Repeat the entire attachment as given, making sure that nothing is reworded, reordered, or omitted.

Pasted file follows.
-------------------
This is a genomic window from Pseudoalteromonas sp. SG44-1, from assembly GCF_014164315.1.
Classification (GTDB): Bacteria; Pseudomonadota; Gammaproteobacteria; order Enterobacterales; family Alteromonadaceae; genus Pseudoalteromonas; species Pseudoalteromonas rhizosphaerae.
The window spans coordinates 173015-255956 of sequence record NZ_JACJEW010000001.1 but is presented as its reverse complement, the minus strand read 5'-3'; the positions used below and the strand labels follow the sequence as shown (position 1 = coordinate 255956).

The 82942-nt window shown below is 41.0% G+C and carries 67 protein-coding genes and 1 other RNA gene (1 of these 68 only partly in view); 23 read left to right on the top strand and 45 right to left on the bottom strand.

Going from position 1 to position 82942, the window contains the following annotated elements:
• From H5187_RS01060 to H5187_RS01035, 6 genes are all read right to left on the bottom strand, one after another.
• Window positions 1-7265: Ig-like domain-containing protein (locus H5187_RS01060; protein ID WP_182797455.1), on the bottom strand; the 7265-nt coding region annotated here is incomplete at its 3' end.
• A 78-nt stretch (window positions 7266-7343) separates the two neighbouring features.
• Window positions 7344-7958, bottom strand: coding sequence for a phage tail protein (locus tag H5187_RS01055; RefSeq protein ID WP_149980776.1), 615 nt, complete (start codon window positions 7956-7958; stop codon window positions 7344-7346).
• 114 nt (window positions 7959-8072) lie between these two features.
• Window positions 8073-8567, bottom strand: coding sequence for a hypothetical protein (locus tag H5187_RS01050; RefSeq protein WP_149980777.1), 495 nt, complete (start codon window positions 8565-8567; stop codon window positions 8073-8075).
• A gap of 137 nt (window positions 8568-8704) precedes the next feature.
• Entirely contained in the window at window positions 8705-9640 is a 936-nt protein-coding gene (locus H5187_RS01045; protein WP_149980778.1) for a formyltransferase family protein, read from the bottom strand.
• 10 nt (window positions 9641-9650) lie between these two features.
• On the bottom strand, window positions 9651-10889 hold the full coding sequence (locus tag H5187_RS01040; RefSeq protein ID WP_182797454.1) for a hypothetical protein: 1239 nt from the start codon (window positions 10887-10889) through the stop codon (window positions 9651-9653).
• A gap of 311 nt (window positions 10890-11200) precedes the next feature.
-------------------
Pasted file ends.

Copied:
This is a genomic window from Pseudoalteromonas sp. SG44-1, from assembly GCF_014164315.1.
Classification (GTDB): Bacteria; Pseudomonadota; Gammaproteobacteria; order Enterobacterales; family Alteromonadaceae; genus Pseudoalteromonas; species Pseudoalteromonas rhizosphaerae.
The window spans coordinates 173015-255956 of sequence record NZ_JACJEW010000001.1 but is presented as its reverse complement, the minus strand read 5'-3'; the positions used below and the strand labels follow the sequence as shown (position 1 = coordinate 255956).

The 82942-nt window shown below is 41.0% G+C and carries 67 protein-coding genes and 1 other RNA gene (1 of these 68 only partly in view); 23 read left to right on the top strand and 45 right to left on the bottom strand.

Going from position 1 to position 82942, the window contains the following annotated elements:
• From H5187_RS01060 to H5187_RS01035, 6 genes are all read right to left on the bottom strand, one after another.
• Window positions 1-7265: Ig-like domain-containing protein (locus H5187_RS01060; protein ID WP_182797455.1), on the bottom strand; the 7265-nt coding region annotated here is incomplete at its 3' end.
• A 78-nt stretch (window positions 7266-7343) separates the two neighbouring features.
• Window positions 7344-7958, bottom strand: coding sequence for a phage tail protein (locus tag H5187_RS01055; RefSeq protein ID WP_149980776.1), 615 nt, complete (start codon window positions 7956-7958; stop codon window positions 7344-7346).
• 114 nt (window positions 7959-8072) lie between these two features.
• Window positions 8073-8567, bottom strand: coding sequence for a hypothetical protein (locus tag H5187_RS01050; RefSeq protein WP_149980777.1), 495 nt, complete (start codon window positions 8565-8567; stop codon window positions 8073-8075).
• A gap of 137 nt (window positions 8568-8704) precedes the next feature.
• Entirely contained in the window at window positions 8705-9640 is a 936-nt protein-coding gene (locus H5187_RS01045; protein WP_149980778.1) for a formyltransferase family protein, read from the bottom strand.
• 10 nt (window positions 9641-9650) lie between these two features.
• On the bottom strand, window positions 9651-10889 hold the full coding sequence (locus tag H5187_RS01040; RefSeq protein ID WP_182797454.1) for a hypothetical protein: 1239 nt from the start codon (window positions 10887-10889) through the stop codon (window positions 9651-9653).
• A gap of 311 nt (window positions 10890-11200) precedes the next feature.